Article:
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    Sexual misconduct claims rock Apple, women employees allege 'inaction'

    Sexual misconduct claims rock Apple, women employees allege 'inaction'

    Sexual misconduct claims rock Apple, women employees allege 'inaction'
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    By CNBCTV18.com  IST (Published)

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    The complainants reported getting a disappointing or counterproductive response from Apple, according to a Financial Times report. Apple said 'it works hard to investigate complaints of misconduct'.

    Tech giant Apple Inc is in the eye of a storm for "mishandling" complaints of sexual misconduct. More than a dozen current and former women employees have alleged that the company mishandled sexual misconduct complaints they had filed.
    According to a Financial Times report, the complainants alleged either being retaliated against or getting a disappointing or counterproductive response from the company.
    While the iPhone maker has not issued an official statement on the FT report as yet, it told the newspaper that the company "works hard to investigate complaints of misconduct and said it would make changes to its training procedures".
    The FT story includes accounts of several complainants. One of them, Megan Mohr, alleged that a male colleague took her topless picture while she briefly fell asleep after a night out drinking together. The alleged incident was reported to Apple in 2018. However, the company allegedly told Megan that the accused "didn't violate any policy in the context of his work at Apple". Subsequently, she quit her job after 14 years at the company.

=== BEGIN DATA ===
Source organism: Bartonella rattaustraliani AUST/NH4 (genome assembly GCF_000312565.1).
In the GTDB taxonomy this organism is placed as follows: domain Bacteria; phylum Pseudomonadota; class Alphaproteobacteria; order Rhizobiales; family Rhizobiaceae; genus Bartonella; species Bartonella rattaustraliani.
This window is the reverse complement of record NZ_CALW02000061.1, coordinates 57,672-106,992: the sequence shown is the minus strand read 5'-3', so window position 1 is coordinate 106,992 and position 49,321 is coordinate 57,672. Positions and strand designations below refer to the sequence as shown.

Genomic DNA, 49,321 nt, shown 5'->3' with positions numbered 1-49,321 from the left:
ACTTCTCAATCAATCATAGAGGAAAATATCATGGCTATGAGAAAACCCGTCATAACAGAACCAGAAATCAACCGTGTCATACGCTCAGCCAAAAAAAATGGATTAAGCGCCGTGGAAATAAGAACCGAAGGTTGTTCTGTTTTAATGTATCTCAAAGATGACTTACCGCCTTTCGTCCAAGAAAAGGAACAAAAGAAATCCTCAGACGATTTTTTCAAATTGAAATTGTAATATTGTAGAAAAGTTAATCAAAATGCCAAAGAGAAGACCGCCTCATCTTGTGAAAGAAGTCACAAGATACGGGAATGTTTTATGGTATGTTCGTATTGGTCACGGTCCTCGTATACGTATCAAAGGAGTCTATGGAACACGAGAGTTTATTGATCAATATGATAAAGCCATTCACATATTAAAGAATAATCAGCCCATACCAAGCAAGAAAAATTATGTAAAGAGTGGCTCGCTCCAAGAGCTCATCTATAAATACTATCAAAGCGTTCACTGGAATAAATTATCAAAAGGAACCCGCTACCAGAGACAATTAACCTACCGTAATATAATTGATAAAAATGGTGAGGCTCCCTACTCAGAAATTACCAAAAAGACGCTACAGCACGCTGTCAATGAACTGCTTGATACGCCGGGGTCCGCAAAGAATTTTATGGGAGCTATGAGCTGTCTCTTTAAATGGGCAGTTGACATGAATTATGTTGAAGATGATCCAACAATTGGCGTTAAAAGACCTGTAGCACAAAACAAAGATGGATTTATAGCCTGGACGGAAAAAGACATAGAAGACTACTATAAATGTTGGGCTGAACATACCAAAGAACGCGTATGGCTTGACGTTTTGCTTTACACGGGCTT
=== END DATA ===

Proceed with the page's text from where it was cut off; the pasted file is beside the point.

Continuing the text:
Another employee Jayna Whitt has penned a blog post in which she claims that her relationship with a fellow Apple attorney turned sour and even became "dangerous".
    She said that her colleague was "physically violent and emotionally abusive", but when she reported him to the company, Apple officials asked her to call the police if she felt unsafe. Whitt added that she was "reprimanded for allowing a personal relationship to interfere with her work" by Apple authorities.
    Before Apple, game studio Activision Blizzard and Elon Musk's Tesla have also been rocked by #MeToo claims.
    In December last year, six women sued Tesla, alleging that there was a "culture of sexual harassment" at Tesla's California-based plant and other facilities. They complained of "unwanted touching and catcalls" and retaliation against the complainants.
     
     
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